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We will create different objects for each student. We will then store each object in an array. You have also proven that objects can be stored in arrays through this example. Now I want to send the same email to all students together. In that case we can easily send email to all at once as per above code by looping over our array. By running the loop, first we need to grab that data with the index number of the array. After that, according to the rules of the object, put (.) and then give the property name and the work is done. You saw a small example of how we can make programs dynamic by combining arrays and objects. Do this over and over again as you build larger applications.

Functions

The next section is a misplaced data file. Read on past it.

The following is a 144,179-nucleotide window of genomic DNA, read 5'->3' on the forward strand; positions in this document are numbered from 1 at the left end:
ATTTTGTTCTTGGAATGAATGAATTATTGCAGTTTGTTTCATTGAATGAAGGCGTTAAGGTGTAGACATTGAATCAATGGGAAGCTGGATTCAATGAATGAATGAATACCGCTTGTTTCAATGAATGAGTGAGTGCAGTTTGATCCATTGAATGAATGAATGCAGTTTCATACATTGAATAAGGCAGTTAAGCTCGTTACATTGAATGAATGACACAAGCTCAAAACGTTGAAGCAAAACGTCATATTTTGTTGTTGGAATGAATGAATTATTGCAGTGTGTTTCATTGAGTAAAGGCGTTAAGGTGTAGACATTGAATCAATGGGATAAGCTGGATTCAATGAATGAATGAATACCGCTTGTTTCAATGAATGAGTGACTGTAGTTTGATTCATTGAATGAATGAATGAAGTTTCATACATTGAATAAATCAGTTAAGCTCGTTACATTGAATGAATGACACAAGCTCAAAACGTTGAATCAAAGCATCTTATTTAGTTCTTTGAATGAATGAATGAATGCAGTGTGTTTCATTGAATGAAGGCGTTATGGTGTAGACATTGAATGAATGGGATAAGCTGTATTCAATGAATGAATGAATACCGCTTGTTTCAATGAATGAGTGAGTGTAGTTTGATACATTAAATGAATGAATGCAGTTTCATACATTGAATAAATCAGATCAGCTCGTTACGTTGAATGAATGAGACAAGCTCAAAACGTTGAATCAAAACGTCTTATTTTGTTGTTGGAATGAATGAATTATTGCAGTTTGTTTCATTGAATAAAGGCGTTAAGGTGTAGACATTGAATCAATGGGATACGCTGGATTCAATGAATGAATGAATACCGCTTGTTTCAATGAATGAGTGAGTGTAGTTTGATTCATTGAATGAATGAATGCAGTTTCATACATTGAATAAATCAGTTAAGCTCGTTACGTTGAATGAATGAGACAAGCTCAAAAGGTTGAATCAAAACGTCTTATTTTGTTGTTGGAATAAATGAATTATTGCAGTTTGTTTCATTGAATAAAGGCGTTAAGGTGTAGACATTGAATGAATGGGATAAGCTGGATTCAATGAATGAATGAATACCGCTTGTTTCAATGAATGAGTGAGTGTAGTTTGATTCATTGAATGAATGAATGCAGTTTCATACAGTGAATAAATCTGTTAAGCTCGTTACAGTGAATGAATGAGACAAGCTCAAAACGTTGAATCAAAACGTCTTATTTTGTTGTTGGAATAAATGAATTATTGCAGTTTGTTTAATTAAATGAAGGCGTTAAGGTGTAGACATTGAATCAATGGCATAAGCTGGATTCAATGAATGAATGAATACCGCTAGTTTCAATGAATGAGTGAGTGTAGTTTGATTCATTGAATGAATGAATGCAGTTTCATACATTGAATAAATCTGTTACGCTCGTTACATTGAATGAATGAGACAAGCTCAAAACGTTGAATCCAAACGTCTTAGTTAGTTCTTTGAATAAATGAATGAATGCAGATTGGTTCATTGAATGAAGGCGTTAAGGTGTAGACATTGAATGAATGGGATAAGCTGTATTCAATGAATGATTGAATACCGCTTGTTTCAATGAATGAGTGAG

The function we make works a lot like a loop. We use loops to do the same thing over and over again. We will also use functions to do the same thing over and over again. So why do we use functions to have loops?

Functions we can use in different places as we like. I can call the function as I like. We can reuse functions because functions have a name. But the loop has no name. So I can't use the loop wherever I want. If the loop starts again, I need to either break it, or let it continue until the loop ends. We have no control over the loop. But we can use the function in different places according to our needs. We can control according to our needs. If I take a few lines from the previous example

for (let i = 0; i < allStudents.length; i++) {
    // sendEmail(allStudents[i].email);
    console.log('Sending email to', allStudents[i].email);
}

// function sendEmail(email) {
//     console.log('Sending email to', email);
// }